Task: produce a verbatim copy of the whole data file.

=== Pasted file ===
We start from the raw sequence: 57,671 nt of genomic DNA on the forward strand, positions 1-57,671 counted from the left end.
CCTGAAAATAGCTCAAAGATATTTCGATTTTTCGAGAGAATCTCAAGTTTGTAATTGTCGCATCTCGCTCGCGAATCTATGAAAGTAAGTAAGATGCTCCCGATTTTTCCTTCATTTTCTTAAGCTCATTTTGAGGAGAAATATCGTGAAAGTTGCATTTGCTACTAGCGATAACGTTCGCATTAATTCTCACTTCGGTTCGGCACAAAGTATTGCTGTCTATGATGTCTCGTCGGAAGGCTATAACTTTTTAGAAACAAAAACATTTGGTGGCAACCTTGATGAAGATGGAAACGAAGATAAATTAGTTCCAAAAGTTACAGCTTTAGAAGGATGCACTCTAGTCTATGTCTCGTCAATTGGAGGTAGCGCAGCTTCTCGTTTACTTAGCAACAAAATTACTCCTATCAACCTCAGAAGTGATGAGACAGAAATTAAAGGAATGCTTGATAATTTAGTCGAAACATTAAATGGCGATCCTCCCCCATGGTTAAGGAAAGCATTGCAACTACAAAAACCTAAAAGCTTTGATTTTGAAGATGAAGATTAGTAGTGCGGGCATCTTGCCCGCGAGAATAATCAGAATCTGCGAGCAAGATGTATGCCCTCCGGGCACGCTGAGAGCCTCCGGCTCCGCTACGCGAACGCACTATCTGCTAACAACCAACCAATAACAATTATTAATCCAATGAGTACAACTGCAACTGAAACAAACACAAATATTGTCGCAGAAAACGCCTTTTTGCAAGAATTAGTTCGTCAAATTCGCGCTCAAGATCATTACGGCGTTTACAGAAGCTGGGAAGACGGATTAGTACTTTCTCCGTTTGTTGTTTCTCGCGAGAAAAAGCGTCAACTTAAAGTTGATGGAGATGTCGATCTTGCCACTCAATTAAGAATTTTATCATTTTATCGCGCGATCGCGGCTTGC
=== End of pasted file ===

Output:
We start from the raw sequence: 57,671 nt of genomic DNA on the forward strand, positions 1-57,671 counted from the left end.
CCTGAAAATAGCTCAAAGATATTTCGATTTTTCGAGAGAATCTCAAGTTTGTAATTGTCGCATCTCGCTCGCGAATCTATGAAAGTAAGTAAGATGCTCCCGATTTTTCCTTCATTTTCTTAAGCTCATTTTGAGGAGAAATATCGTGAAAGTTGCATTTGCTACTAGCGATAACGTTCGCATTAATTCTCACTTCGGTTCGGCACAAAGTATTGCTGTCTATGATGTCTCGTCGGAAGGCTATAACTTTTTAGAAACAAAAACATTTGGTGGCAACCTTGATGAAGATGGAAACGAAGATAAATTAGTTCCAAAAGTTACAGCTTTAGAAGGATGCACTCTAGTCTATGTCTCGTCAATTGGAGGTAGCGCAGCTTCTCGTTTACTTAGCAACAAAATTACTCCTATCAACCTCAGAAGTGATGAGACAGAAATTAAAGGAATGCTTGATAATTTAGTCGAAACATTAAATGGCGATCCTCCCCCATGGTTAAGGAAAGCATTGCAACTACAAAAACCTAAAAGCTTTGATTTTGAAGATGAAGATTAGTAGTGCGGGCATCTTGCCCGCGAGAATAATCAGAATCTGCGAGCAAGATGTATGCCCTCCGGGCACGCTGAGAGCCTCCGGCTCCGCTACGCGAACGCACTATCTGCTAACAACCAACCAATAACAATTATTAATCCAATGAGTACAACTGCAACTGAAACAAACACAAATATTGTCGCAGAAAACGCCTTTTTGCAAGAATTAGTTCGTCAAATTCGCGCTCAAGATCATTACGGCGTTTACAGAAGCTGGGAAGACGGATTAGTACTTTCTCCGTTTGTTGTTTCTCGCGAGAAAAAGCGTCAACTTAAAGTTGATGGAGATGTCGATCTTGCCACTCAATTAAGAATTTTATCATTTTATCGCGCGATCGCGGCTTGC